U.S. House Steps Up Effort to Derail Exxon Climate ProbeBy
N.Y. attorney general says Exxon ‘bought’ Thursday’s subpoenas
Massachusetts, N.Y. are probing possible climate misstatements
House Republicans are renewing a legal fight with New York and Massachusetts over the states’ probes into whether Exxon Mobil Corp. misled investors about the potential impact of climate change.
Massachusetts Attorney General Maura Healey and her New York counterpart, Eric Schneiderman, were subpoenaed Thursday by the U.S. House Committee on Science, Space, and Technology. Both attorneys general said they’d ignore the demands, which seek detailed information about the probes.
"Our office does not intend to comply or yield to further harassment," Chloe Gotsis, Healey’s spokeswoman, said in an e-mailed statement. She urged the committee’s chairman, Texas Republican Lamar Smith, to "find something more productive to do."
The two attorneys general refused last year to comply with an earlier set of subpoenas, which expired with the last Congress. Since then, the dynamics of the dispute have shifted dramatically, with Donald Trump succeeding Barack Obama as president, and former Exxon Chief Executive Officer Rex Tillerson becoming the country’s top diplomat.
"With Exxon’s former CEO -- a key figure in Attorney General Schneiderman’s fraud investigation -- now serving as President Trump’s Secretary of State, we’re not surprised that Exxon’s lobbyists were able to buy another flimsy House subpoena," Amy Spitalnick, press secretary to Schneiderman, said in a statement.
Healey and Schneiderman are investigating whether Irving, Texas-based Exxon discovered decades ago that human behavior is causing a rise in global temperatures, and then lied for years to investors and the public about the potential impact on the company’s finances. They also seek to determine if Exxon’s untapped reserves of oil and natural gas were valued properly in financial filings in light of recent drops in prices.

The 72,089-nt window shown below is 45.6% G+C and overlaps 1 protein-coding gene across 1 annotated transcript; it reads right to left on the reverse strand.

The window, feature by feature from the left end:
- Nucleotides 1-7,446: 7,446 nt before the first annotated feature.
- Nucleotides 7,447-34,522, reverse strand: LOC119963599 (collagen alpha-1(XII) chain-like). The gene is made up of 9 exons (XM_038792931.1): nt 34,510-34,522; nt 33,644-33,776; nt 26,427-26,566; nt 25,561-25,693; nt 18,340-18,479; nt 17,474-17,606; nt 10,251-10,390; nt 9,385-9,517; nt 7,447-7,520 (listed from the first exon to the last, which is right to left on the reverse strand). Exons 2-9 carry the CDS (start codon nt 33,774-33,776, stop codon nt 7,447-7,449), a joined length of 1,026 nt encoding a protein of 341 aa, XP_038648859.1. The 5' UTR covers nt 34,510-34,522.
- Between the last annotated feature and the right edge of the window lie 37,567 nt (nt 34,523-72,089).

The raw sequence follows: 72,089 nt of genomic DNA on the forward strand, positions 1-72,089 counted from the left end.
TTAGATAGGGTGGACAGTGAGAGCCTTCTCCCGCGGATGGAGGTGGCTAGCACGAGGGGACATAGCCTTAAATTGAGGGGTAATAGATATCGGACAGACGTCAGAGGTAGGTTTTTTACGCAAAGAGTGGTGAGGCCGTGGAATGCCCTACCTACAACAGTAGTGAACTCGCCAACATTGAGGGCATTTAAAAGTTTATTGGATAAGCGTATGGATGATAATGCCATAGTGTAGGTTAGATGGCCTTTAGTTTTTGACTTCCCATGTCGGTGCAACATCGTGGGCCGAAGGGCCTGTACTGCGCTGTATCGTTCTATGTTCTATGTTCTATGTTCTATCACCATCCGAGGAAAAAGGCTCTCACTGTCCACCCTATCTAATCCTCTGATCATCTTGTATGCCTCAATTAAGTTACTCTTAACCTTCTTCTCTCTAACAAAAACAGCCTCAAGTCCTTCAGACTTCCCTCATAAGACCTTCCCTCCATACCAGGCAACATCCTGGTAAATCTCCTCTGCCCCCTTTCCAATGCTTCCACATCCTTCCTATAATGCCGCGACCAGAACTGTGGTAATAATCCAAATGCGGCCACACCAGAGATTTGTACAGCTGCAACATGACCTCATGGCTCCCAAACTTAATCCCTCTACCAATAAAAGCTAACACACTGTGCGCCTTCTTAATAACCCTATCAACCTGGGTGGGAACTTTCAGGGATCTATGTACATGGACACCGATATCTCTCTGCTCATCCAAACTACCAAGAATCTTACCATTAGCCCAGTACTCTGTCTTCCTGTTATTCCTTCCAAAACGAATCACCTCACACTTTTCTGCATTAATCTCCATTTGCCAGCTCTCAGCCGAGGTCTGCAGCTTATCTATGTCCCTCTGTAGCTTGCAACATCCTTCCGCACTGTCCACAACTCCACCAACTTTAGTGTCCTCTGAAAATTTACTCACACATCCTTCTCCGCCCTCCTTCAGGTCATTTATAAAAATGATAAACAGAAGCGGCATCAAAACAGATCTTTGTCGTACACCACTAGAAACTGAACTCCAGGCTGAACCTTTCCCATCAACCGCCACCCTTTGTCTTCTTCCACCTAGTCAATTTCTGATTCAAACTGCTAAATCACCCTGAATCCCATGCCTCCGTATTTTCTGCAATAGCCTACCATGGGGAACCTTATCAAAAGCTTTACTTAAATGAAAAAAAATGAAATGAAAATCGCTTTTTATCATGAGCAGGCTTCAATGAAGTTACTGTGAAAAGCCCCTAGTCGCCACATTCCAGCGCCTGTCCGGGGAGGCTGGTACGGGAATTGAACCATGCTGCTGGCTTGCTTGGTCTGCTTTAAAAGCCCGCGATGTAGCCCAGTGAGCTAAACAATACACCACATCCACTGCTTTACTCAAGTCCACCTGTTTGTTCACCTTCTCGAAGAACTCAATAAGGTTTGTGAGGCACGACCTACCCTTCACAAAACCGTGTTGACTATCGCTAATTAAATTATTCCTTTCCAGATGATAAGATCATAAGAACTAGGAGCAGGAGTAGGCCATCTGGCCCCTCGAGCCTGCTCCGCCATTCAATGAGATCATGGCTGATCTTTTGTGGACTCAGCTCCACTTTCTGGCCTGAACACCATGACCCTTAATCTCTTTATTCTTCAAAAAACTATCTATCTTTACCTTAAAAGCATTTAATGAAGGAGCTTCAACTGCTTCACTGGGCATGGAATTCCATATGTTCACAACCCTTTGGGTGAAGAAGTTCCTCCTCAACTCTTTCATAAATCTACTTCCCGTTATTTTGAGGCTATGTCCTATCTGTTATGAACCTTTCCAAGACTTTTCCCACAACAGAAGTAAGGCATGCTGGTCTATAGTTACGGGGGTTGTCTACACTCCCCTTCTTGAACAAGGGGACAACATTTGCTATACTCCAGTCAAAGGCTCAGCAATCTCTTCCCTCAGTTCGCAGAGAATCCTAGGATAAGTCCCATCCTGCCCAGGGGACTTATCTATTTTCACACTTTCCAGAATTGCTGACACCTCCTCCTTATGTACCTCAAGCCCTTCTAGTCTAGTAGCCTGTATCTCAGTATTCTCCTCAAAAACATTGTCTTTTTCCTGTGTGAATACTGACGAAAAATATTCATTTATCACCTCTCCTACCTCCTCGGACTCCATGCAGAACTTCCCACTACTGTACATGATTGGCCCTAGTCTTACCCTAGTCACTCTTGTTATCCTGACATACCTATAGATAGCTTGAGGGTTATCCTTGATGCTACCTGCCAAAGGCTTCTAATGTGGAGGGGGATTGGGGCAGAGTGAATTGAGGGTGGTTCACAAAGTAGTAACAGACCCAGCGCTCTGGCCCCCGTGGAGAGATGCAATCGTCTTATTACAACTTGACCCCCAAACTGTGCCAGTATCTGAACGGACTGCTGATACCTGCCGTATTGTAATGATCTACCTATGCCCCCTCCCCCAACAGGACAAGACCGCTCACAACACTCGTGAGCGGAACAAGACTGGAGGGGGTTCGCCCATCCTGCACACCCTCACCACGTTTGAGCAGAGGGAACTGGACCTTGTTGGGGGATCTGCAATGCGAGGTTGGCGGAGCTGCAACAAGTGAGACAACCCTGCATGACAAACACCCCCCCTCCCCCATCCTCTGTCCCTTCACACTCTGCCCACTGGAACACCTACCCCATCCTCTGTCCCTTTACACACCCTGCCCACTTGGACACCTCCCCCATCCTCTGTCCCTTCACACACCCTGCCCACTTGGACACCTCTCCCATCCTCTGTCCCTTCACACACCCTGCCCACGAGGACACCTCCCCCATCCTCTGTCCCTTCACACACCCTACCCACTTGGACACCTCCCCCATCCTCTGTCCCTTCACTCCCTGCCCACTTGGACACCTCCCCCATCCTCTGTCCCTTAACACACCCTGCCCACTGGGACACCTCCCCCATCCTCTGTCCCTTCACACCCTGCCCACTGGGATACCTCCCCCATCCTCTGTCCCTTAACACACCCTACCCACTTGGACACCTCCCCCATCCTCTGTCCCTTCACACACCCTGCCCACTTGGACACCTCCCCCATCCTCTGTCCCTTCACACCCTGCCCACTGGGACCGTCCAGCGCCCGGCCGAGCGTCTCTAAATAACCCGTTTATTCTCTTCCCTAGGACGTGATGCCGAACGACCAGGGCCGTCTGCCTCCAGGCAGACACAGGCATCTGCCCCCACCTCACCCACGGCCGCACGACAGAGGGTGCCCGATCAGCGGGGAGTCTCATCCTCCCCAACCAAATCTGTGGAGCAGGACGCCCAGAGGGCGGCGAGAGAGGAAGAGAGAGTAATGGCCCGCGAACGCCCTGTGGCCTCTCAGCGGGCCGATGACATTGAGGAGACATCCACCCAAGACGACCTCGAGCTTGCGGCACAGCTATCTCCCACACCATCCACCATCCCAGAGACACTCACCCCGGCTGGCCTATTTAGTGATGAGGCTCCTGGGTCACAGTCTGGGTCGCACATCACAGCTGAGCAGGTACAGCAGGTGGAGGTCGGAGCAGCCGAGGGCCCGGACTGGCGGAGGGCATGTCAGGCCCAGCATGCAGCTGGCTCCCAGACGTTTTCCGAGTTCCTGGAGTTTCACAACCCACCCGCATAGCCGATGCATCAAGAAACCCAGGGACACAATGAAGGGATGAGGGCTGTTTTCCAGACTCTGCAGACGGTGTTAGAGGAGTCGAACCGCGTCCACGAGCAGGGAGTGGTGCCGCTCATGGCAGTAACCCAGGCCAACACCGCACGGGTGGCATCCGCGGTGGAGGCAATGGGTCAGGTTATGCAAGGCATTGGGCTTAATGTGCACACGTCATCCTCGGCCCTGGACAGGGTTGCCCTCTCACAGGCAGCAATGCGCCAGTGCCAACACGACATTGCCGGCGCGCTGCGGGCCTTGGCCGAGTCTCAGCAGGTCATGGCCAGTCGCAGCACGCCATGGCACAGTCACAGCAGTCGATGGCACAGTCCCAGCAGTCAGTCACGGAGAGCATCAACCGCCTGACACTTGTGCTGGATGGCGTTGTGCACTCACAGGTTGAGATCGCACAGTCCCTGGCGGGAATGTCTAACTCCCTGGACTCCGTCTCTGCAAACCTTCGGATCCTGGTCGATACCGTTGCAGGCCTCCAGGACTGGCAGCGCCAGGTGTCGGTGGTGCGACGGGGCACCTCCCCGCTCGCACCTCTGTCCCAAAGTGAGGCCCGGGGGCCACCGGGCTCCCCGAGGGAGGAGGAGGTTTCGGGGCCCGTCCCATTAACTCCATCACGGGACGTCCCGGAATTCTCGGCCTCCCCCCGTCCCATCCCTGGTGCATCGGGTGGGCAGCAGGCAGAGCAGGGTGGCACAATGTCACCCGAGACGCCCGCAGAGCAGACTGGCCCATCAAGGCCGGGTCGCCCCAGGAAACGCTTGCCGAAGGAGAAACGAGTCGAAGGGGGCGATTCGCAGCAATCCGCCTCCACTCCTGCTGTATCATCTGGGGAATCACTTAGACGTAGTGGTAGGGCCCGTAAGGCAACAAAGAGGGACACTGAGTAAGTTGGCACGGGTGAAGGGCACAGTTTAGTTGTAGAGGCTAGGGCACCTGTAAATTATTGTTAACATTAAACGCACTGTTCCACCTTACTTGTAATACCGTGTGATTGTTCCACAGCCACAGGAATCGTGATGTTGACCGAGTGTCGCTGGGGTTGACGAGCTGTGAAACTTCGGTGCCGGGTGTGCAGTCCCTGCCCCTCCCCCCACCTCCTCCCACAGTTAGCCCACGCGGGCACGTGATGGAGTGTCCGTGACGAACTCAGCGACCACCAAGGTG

Smith and other Republicans argue the probes were started in "bad faith" because the attorneys general had reached their conclusions before the investigations started, after extensive meetings with environmentalists. They argue the probes threaten to hinder research by scientists who disagree that humans cause climate change.
The Democratic attorneys general were given a March 2 deadline to provide an array of documents, including internal e-mails relating to Obama’s environmental initiatives, and notes about a happy hour arranged to discuss climate issues. The committee also seeks Healey’s and Schneiderman’s communications with environmentalists including former Vice President Al Gore and billionaire Tom Steyer.
The states argue the federal government has no authority to intervene in their investigations of possible corporate malfeasance.
The House investigation is a "witch hunt" by a committee that’s emboldened by Tillerson’s elevation in the Trump administration, said Carroll Muffett, president of the Washington-based Center for International Environmental Law. "Exxon’s campaign of intimidation and obstruction is back in full swing."
Exxon’s press office didn’t immediately respond to a message seeking comment. The company has previously stressed that it doesn’t deny that climate change is caused by man, although it has backed the argument that Healey and Schneiderman are hindering free speech.
In September, the committee held a hearing in which members argued along with Republican-picked legal experts that Schneiderman and Healey were stifling the free-speech rights of scientists who dispute man-made climate change. Democrats on the panel disagreed, to no avail.
"The committee is concerned that the AGs’ actions may have an effect on our nation’s scientific research and development" in the energy industry, Kristina Baum, a spokeswoman for the committee, said Thursday in an e-mailed statement about the new subpoenas.
Baum said Smith hadn’t concluded what action the committee would take if the two attorneys general ignore the subpoenas for a second time, but the options available to Congress include contempt proceedings, a lawsuit, or both.
Exxon for months has been fighting in state courts in Massachusetts and New York, as well as in federal court in Texas, to block the two probes. In January, Exxon lost a bid to block a subpoena by Healey as part of her investigation. The company also lost out on an effort to force Healey to fly to Dallas to be deposed in court by Exxon’s lawyers.
Exxon had already provided millions of pages of documents to Schneiderman as part of the investigation.